It’s been a weird week for me. Nothing before around 10:30 AM went right. Each morning was filled with craziness and oddball traffic on the way to the Day Job. That’s okay. I found plenty of links for the week.
Here they are!
I tend to save up and go for some “big bang” items. If I get lucky and spot something useful that’s low in cost, I’ll snag it for my GURPS character. Likewise, if I have some XP left over after a “big bang” purchase, I’ll use the leftovers for something small. Not always, though. I tend to have a growth plan for all of my characters, so I know what I need in XP and what I need to attain before moving on to the “next level” in my character growth. Yeah. I basically, outline my character’s future.
Coooooollll! This is a great set of maps and drawings by Dyson. I know. I know. I’m a Dyson fanboy, but this set really sparks the imagination, especially with the background and small bits of info he gives out about the temple.
Chris has put together a damn fine article on playing better games. What’s better? Well, that’s up to you. Your “better” and my “better” may be vastly different and we’ll never game together or just close enough to where we’ll enjoy time around the same table. How do you find your “better game”? Well, it does take some time and an organized approach. The time? That’s on you. The organized approach? Chris has just the thing for you in the post, so make with the clicky-click.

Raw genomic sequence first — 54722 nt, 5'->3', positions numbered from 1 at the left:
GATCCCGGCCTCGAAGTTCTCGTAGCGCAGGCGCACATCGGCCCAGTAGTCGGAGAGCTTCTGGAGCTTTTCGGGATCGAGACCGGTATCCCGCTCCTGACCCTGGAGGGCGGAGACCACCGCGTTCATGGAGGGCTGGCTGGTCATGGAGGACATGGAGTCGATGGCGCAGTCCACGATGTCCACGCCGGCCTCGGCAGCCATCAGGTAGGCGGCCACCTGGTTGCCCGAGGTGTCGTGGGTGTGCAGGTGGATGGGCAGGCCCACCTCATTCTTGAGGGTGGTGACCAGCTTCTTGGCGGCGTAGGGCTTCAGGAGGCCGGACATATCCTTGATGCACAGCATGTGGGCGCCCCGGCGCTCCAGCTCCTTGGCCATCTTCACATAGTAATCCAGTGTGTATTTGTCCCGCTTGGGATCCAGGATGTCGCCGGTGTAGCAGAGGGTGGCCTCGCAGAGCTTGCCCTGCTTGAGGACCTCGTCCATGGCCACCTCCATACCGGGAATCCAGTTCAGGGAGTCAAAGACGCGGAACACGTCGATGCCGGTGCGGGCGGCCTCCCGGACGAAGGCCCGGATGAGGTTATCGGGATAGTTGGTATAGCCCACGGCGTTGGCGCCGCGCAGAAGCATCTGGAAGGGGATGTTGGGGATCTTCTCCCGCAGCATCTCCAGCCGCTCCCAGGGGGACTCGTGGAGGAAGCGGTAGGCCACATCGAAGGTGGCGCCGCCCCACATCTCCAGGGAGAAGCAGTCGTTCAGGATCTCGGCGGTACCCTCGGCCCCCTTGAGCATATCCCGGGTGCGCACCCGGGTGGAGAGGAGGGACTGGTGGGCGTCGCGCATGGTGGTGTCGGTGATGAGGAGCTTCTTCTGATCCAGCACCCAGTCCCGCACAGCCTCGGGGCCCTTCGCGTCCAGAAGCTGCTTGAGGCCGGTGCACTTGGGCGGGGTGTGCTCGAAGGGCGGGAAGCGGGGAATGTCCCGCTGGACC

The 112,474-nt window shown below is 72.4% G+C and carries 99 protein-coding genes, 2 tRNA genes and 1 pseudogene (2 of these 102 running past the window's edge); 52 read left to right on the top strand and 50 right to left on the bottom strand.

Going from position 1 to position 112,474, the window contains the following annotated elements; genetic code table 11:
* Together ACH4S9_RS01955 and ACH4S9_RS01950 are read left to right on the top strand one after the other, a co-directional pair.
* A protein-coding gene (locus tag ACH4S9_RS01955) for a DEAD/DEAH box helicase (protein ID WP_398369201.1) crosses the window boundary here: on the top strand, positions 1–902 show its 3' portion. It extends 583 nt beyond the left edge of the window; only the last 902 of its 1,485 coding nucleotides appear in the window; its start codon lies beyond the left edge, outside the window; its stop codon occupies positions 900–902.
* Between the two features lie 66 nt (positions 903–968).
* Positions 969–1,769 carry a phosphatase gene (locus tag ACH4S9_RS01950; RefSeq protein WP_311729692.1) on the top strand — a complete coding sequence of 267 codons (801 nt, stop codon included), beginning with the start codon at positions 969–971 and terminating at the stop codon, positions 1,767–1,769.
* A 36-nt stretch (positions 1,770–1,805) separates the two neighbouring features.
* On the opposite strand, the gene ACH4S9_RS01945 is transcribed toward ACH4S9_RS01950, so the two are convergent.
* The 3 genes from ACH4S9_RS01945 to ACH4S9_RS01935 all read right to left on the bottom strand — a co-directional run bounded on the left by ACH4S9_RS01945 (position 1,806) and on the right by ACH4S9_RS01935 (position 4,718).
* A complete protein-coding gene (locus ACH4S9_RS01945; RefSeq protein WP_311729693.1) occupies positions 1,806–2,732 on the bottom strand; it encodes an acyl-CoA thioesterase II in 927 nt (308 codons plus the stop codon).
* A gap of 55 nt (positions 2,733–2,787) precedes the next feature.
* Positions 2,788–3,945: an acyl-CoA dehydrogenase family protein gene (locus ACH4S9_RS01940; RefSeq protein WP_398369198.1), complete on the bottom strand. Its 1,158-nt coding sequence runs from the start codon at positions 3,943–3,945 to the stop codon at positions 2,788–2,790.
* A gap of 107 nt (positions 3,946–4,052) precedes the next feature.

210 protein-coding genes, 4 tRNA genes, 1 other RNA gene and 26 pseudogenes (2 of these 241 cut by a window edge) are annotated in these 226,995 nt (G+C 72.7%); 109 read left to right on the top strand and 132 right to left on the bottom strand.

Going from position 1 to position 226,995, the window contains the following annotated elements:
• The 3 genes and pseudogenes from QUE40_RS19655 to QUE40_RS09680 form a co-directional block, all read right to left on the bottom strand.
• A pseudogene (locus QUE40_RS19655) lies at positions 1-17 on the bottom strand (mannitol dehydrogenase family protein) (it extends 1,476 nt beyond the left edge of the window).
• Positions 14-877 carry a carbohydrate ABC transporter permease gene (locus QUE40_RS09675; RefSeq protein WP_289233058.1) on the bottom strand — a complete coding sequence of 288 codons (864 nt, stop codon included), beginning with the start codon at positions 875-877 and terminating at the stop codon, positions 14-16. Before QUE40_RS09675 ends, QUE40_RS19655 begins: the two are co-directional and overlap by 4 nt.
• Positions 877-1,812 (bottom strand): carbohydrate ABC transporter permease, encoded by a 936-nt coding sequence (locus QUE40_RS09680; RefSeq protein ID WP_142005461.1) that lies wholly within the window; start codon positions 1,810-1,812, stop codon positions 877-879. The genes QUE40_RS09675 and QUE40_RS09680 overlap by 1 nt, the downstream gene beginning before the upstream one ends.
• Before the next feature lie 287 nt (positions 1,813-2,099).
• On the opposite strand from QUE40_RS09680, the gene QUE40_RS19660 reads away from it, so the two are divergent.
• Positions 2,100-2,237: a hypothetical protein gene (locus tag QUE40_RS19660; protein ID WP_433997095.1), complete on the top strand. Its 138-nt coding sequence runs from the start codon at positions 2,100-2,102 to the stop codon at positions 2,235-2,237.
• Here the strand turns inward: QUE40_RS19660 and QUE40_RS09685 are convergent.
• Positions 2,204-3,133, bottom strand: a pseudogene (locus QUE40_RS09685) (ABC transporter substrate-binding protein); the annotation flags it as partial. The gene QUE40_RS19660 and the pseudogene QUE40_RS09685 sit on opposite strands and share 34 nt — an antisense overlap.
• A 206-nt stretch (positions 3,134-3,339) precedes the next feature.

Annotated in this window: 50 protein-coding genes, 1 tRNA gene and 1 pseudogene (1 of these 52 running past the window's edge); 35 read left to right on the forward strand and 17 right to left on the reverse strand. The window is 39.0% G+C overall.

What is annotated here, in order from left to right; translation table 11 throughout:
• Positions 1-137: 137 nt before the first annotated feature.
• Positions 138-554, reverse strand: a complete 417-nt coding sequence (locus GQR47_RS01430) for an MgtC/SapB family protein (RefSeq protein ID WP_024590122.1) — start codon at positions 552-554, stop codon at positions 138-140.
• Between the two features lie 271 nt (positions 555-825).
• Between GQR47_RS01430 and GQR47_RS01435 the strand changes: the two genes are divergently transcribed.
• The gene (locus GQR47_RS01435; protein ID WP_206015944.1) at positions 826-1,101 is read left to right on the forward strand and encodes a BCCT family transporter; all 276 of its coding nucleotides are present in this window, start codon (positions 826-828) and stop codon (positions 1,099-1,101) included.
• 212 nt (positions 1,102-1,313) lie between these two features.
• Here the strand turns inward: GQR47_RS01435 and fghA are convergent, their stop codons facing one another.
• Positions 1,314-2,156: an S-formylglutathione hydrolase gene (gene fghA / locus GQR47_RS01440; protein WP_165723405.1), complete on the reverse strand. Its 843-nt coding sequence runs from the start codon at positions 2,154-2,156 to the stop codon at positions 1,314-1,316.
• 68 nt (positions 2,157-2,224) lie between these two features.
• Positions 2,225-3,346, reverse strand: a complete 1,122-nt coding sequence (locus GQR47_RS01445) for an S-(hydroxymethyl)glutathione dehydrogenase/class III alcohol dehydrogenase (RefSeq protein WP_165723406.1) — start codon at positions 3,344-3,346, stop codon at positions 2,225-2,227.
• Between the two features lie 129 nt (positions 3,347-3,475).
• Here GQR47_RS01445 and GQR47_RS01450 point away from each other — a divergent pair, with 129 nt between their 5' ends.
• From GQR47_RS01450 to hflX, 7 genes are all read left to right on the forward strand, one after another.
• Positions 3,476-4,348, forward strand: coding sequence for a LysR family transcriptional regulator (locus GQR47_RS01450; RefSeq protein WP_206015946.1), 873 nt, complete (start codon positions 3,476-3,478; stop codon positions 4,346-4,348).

Oi. This is a tough cookie to watch crumble. I’ve been very fortunate in my past games with overly-knowledgeable players. When they start to go over my head with their knowledge, I tend to stop and ask for a brief education on the topic before we continue the game. If they’re espousing details they know, then it’s obvious that they want it to be important to the game. I make it important by immersing myself in the topic just long enough to add that flair or flavor to the game at hand. This makes the players happy in two parts. The first is that they get to talk about a topic they nerd out about. Everyone loves doing this. The second is that it now becomes part of the game they are playing, and this deepens the immersion level for them. This is rarely a bad thing.
I’ve always been a Forgotten Realms fanboy. At the height of Faerun’s print run during AD&D 2nd Edition, I probably spent three times the amount of money on The Realms than I did on The Rules. Troy’s got a great post here that summarizes how Forgotten Realms can be accessible again… both to the veterans like myself and to the newcomers to the fold.